"Edward Hopper’s Women," running at the Seattle Art Museum through March 1, reminds us that Hopper felt the alienation he painted so masterfully. By focusing on his female subjects, the SAM wants us to see Hopper as a voyeur who desired what he couldn’t have.
What he couldn’t have were the growing number of women frequenting public places without husbands or chaperones as the US emerged from its cocoon of Victorian values. Born in 1882, Hopper grew up in a more conservative age, then suddenly, out and about, were all these pretty, young women who seemed at once eligible and unattainable.
By scrunching down his output of thousands of pieces into 10 paintings and 3 etchings, the SAM gives us Edward Hopper, Anthropologist with Dirty Motives. Of course, all those other male painters had no sexual interest in their subjects. But the SAM makes Hopper seem creepier than the others.
They may have a point. Hopper painted in cinematic medium and long shots. His faces are robotic, almost fishlike with their pallor and beady eyes. Even the young man and woman on the porch in “Summer Evening” (1947) seem at odds with each other. There is sexual tension, but no intimacy.
What the SAM exhibitors fail to mention is the shared experience between Hopper and his subjects. They are as lonely as he, lost, stripped of the comforting constraints of nineteenth century propriety, whiling away their leisure time in cold, impersonal automats and diners.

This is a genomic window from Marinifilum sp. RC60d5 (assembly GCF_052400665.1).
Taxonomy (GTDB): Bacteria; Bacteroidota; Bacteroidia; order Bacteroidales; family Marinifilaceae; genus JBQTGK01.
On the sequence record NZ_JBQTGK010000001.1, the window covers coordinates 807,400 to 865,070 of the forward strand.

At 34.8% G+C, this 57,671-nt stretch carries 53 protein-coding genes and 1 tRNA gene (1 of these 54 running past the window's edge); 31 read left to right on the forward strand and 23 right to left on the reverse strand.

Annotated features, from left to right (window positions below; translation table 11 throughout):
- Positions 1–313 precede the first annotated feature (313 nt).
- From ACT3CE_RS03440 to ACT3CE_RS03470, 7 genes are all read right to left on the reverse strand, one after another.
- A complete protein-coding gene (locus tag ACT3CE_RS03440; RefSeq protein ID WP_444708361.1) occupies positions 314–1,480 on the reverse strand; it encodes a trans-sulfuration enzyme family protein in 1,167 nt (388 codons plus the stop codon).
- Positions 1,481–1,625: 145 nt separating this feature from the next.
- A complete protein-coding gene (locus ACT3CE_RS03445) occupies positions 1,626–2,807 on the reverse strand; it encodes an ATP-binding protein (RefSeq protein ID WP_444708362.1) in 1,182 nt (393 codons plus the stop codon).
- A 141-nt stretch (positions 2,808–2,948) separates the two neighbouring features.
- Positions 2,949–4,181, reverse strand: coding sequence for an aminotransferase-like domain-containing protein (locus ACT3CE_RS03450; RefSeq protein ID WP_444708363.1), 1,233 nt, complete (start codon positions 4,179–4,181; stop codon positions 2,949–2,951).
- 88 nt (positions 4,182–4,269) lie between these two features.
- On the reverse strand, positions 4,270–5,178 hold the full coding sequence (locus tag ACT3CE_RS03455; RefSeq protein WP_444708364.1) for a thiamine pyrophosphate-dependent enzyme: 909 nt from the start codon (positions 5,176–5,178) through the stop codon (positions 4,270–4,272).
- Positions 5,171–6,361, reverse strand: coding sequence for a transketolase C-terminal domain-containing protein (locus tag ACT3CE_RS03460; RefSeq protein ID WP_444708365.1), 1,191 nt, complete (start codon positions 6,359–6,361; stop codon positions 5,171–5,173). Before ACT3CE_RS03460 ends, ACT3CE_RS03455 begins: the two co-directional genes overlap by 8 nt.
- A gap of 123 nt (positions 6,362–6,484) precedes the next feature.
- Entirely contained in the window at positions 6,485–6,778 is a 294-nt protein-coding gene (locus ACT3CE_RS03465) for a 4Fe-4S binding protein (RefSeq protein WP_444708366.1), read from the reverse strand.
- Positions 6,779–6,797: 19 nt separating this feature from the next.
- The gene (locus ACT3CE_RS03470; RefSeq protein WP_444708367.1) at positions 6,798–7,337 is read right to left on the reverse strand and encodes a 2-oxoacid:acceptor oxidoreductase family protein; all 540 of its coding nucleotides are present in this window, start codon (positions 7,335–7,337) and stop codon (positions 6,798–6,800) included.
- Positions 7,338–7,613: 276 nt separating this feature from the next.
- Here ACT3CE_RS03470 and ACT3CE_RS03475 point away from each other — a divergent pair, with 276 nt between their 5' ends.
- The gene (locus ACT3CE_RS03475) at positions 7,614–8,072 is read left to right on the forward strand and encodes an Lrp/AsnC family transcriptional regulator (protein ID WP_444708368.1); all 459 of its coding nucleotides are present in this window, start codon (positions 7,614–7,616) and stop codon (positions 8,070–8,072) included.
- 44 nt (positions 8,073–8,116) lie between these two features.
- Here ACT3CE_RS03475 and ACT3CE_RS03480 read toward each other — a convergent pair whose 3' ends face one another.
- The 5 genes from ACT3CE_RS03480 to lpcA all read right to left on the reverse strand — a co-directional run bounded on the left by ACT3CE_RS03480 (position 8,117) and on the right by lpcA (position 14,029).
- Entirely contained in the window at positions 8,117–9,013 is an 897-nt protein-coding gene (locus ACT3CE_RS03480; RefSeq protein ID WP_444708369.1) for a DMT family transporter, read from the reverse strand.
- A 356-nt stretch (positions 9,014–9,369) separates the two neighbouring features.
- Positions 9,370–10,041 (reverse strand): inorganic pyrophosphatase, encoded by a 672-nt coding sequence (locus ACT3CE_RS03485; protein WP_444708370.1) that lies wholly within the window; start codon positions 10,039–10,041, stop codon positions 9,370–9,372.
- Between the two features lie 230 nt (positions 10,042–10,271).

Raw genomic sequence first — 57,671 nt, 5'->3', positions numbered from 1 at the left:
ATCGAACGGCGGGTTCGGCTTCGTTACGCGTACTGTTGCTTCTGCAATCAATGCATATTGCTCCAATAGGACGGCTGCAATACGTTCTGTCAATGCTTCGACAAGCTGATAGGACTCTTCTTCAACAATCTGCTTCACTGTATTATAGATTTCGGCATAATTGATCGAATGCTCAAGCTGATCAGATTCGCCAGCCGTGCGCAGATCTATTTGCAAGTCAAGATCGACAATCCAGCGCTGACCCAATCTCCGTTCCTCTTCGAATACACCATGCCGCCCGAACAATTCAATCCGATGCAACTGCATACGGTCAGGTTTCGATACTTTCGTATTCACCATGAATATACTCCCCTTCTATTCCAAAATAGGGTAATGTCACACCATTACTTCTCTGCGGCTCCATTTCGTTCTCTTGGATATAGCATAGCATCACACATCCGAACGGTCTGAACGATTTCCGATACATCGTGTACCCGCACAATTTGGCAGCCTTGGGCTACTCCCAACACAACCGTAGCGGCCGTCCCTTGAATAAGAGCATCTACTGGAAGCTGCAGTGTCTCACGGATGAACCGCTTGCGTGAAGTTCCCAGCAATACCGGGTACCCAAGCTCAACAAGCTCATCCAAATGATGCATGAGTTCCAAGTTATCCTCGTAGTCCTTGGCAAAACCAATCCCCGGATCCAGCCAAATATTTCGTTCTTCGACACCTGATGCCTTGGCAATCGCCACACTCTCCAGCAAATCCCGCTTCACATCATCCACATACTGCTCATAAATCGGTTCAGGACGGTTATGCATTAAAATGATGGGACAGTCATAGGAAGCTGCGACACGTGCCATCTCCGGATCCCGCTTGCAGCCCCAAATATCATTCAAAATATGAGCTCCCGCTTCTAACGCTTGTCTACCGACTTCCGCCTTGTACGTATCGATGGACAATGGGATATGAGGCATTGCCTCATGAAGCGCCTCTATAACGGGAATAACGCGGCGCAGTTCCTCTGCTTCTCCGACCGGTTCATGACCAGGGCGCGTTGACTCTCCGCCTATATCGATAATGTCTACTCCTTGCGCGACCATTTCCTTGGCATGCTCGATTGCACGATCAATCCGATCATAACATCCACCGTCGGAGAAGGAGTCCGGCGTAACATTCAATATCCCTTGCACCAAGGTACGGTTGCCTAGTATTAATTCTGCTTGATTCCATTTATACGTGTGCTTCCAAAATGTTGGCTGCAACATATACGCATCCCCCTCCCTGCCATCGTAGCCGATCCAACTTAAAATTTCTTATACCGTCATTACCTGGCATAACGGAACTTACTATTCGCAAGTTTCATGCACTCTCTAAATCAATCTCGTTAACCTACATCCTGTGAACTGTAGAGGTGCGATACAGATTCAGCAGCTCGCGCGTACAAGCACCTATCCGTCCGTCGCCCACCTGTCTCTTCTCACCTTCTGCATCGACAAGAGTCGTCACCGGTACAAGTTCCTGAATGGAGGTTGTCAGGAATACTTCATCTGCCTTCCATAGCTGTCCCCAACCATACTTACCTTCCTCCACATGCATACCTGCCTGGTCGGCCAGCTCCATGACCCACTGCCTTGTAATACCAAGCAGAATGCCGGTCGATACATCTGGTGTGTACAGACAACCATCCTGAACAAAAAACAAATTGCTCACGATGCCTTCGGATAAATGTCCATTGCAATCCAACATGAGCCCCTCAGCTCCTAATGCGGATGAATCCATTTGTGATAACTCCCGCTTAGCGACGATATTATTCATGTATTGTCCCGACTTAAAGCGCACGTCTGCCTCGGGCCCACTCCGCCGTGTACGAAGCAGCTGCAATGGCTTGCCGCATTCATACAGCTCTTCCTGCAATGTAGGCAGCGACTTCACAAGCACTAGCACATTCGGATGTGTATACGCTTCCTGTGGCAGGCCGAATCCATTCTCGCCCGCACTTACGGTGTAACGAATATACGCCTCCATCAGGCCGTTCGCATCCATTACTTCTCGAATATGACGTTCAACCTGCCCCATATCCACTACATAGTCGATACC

In a way, Hopper was better off. Two years after he painted "Chop Suey," Hopper had paintings in the collections at several prominent museums, among them New York Museum of Modern Art. In 1933, the MoMA held a retrospective exhibition of Hopper’s work. Those long hours people-watching in diners yielded something other than heartburn.
Hopper was married in 1924 to Jo Nivison, a painter who modeled for the artist’s subsequent works. They lived and worked together in the same cramped Manhattan apartment until Hopper’s death in 1964. One cannot help wondering how Jo felt about standing in for the multitudes of young, seductive women her husband put on canvas.
"Jo Painting" (1936), is one of the most interesting pieces at the SAM show. We see his wife almost in close-up, with the broad side of her cheek and a burst of curls facing us as she works intently. She’s no China doll, teasing our gaze. Jo focuses on her work with a practiced banality. There is no mystery.
The SAM tag gives us Jo’s bitter appraisal of her portrait: "Sure – it’s solid – if that’s what any woman craves – solid and thick and bleary eyed and terrible creases – with luxurious curls down her back."
It seems sad that Hopper depicted his wife less sensually than the woman she stood in for when modeling. But the tragedy is that he painted her without tenderness. She looks busy and slightly annoyed. Although his standard movie-like storytelling appears absent here, it’s perhaps more subtle, hinting at a tense and frustrating marriage.